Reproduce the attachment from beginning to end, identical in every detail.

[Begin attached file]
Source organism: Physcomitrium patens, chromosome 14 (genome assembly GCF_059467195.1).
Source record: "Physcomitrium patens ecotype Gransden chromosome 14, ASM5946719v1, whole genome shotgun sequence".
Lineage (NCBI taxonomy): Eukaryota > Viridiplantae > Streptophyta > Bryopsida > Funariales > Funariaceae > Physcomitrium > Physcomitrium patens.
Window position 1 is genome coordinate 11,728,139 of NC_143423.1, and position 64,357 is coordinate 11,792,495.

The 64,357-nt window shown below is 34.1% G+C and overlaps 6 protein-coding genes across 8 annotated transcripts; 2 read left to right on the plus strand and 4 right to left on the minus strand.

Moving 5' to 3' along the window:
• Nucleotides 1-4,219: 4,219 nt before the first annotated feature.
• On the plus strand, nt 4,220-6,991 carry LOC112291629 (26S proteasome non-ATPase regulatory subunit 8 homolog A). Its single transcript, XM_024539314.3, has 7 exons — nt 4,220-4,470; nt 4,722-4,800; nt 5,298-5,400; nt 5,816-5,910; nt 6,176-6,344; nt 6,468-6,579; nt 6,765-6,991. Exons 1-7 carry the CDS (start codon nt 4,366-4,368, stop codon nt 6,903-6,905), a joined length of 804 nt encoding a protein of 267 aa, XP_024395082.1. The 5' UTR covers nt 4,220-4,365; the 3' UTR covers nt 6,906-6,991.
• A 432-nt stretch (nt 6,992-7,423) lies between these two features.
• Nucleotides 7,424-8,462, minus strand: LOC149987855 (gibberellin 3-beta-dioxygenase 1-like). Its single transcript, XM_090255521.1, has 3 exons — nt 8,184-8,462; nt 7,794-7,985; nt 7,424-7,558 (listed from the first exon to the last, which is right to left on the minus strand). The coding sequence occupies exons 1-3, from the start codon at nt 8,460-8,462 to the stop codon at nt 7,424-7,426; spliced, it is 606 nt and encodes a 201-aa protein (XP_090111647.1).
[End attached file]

Source organism: Physcomitrium patens, chromosome 14 (genome assembly GCF_059467195.1).
Source record: "Physcomitrium patens ecotype Gransden chromosome 14, ASM5946719v1, whole genome shotgun sequence".
Lineage (NCBI taxonomy): Eukaryota > Viridiplantae > Streptophyta > Bryopsida > Funariales > Funariaceae > Physcomitrium > Physcomitrium patens.
Window position 1 is genome coordinate 11,728,139 of NC_143423.1, and position 64,357 is coordinate 11,792,495.

The 64,357-nt window shown below is 34.1% G+C and overlaps 6 protein-coding genes across 8 annotated transcripts; 2 read left to right on the plus strand and 4 right to left on the minus strand.

Moving 5' to 3' along the window:
• Nucleotides 1-4,219: 4,219 nt before the first annotated feature.
• On the plus strand, nt 4,220-6,991 carry LOC112291629 (26S proteasome non-ATPase regulatory subunit 8 homolog A). Its single transcript, XM_024539314.3, has 7 exons — nt 4,220-4,470; nt 4,722-4,800; nt 5,298-5,400; nt 5,816-5,910; nt 6,176-6,344; nt 6,468-6,579; nt 6,765-6,991. Exons 1-7 carry the CDS (start codon nt 4,366-4,368, stop codon nt 6,903-6,905), a joined length of 804 nt encoding a protein of 267 aa, XP_024395082.1. The 5' UTR covers nt 4,220-4,365; the 3' UTR covers nt 6,906-6,991.
• A 432-nt stretch (nt 6,992-7,423) lies between these two features.
• Nucleotides 7,424-8,462, minus strand: LOC149987855 (gibberellin 3-beta-dioxygenase 1-like). Its single transcript, XM_090255521.1, has 3 exons — nt 8,184-8,462; nt 7,794-7,985; nt 7,424-7,558 (listed from the first exon to the last, which is right to left on the minus strand). The coding sequence occupies exons 1-3, from the start codon at nt 8,460-8,462 to the stop codon at nt 7,424-7,426; spliced, it is 606 nt and encodes a 201-aa protein (XP_090111647.1).